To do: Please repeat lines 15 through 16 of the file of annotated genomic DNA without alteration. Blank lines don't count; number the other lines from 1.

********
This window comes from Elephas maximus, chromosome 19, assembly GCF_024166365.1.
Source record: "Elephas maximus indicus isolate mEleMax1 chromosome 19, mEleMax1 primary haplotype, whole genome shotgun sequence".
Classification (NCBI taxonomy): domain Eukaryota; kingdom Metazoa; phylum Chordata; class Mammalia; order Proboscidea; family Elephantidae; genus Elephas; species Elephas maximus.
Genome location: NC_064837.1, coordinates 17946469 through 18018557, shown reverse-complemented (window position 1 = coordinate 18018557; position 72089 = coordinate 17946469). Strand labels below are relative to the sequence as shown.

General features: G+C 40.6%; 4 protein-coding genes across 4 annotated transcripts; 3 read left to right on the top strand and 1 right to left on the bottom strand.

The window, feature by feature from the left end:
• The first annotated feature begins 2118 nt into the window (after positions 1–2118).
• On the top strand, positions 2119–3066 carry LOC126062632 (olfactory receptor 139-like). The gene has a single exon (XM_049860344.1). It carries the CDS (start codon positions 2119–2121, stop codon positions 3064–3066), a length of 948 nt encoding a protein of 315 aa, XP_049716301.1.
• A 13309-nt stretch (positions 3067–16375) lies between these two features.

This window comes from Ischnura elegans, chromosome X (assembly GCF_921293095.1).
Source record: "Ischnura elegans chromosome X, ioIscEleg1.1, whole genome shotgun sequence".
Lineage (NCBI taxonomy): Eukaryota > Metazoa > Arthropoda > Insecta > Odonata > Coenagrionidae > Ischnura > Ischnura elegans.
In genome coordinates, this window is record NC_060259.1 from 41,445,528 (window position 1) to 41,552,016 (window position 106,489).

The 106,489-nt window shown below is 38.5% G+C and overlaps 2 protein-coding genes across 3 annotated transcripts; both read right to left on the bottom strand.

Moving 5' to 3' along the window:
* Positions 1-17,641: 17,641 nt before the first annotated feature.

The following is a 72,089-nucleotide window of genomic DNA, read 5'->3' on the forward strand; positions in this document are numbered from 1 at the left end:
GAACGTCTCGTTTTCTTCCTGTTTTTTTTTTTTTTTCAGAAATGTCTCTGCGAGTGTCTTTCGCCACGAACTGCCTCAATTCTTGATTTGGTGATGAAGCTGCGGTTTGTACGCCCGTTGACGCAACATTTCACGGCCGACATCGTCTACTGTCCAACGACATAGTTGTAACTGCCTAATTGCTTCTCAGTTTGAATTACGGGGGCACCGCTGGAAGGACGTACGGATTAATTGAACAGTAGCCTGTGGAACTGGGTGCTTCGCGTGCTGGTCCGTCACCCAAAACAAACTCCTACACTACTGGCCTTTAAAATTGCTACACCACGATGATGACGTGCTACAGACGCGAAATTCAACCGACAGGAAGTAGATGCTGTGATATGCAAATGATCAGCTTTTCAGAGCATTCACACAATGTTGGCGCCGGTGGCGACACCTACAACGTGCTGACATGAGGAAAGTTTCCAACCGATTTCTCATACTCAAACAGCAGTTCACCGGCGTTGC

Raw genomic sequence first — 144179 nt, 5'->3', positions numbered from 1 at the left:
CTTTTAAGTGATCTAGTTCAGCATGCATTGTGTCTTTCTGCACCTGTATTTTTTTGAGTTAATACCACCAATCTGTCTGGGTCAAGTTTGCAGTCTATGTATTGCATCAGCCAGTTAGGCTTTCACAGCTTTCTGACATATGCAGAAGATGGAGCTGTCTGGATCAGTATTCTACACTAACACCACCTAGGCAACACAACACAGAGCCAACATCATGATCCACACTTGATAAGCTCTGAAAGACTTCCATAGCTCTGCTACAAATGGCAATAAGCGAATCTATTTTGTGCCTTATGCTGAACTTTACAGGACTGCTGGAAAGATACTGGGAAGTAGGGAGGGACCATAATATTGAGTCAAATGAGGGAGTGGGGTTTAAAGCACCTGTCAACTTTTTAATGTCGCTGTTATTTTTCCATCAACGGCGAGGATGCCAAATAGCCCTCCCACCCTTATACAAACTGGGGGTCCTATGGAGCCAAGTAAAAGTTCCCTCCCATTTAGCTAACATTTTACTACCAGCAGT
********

Moving 5' to 3' along the window:
* Positions 1-17,641: 17,641 nt before the first annotated feature.